However, after I realized what a debacle of a season Rodriguez had in terms of staying on the field, Longoria was the obvious choice.
Although he missed 29 games and hit at a sour .244 average, no third baseman was more valuable than Longoria. He still hit 31 home runs, drove in a respectable 99 runs, and he provided all non-Red Sox fans with the greatest moment of the 2011 season.
2011 Statistics: .297 AVG, 6 HR, 61 RBI, 84 R, .355 OBP
If any of you Jeter-haters are still reading this slide, let me explain the selection.
For one, Derek Jeter is still playing baseball at a considerably high level. He hovered around a .300 average, scored 84 runs, and drove in 61 despite missing 31 games.
Next, let's throw all of that sabermetric hoopla out the window for a second. According to sabermetrics, Jeter ranks last among shortstops in defense, and his WAR sits at just 0.7. Yeah, yeah... new baseball statistics, so revolutionary!
But go over each roster in baseball and find me a better winner than Derek Jeter. In fact, I'll just save you some time... there is none. Jeter has been there, he's done that, and in all the right ways.
Plus, there isn't a better shortstop from the seven other teams to pick from anyway. (Your other options are Jhonny Peralta, Elvis Andrus, Sean Rodriguez, Jimmy Rollins, Willie Bloomquist/John McDonald, Yuniesky Betancourt, and Rafael Furcal)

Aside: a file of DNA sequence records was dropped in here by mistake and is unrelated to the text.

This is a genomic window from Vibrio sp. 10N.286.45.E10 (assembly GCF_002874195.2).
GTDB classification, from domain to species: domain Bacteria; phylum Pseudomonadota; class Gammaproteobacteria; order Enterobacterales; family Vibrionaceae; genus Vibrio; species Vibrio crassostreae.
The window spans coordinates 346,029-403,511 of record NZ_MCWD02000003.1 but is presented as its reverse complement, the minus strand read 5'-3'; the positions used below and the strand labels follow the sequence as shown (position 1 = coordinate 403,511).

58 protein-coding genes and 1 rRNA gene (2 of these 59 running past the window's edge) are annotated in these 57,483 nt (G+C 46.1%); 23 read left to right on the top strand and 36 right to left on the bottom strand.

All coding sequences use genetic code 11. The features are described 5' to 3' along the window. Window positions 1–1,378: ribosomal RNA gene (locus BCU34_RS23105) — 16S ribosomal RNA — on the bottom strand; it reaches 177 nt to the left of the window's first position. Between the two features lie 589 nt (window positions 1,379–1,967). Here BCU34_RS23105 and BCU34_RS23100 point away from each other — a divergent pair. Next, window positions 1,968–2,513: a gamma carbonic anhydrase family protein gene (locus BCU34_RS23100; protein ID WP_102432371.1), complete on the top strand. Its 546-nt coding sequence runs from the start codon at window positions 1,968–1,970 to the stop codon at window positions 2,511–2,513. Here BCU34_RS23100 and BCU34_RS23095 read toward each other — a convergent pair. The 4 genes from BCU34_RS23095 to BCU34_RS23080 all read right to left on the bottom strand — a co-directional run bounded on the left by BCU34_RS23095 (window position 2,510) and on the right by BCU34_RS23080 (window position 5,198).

2011 Statistics: .332 AVG, 33 HR, 111 RBI, 109 R, 30 SB, .397 OBP
HEY!!! DOWN HERE!
Now if I finally grabbed your attention from those sparkling numbers above, let me tell you a little about Ryan Braun.
You know what? Those numbers do the talking.
So let's just go back and admire those stats from a prime NL MVP candidate, Ryan Braun.
2011 Statistics: .262 AVG, 41 HR, 119 RBI, 136 R, .364 OBP
I don't mean to toot my own horn, but I kinda predicted Curtis Granderson would hit over 35 home runs this season. Unfortunately for me, I didn't put it in writing. So I'll trust you to take my word for it anyway, being the nice, upstanding human beings you are.
As I stated, I did think Curtis Granderson would reach at least 35 homers this season. However, I didn't see the rest of it coming. Granderson achieved career highs in home runs, runs batted in, runs scored, walks, slugging percentage, and OPS in 2011. His output was nothing short of incredible and assured him a spot in the AL MVP discussion.
2011 Statistics: .289 AVG, 31 HR, 88 RBI, 105 R, .369 OBP
Just as with Curtis Granderson, Justin Upton's 2011 campaign calls for some MVP talk. And just as Granderson did, Upton racked up some career numbers this season.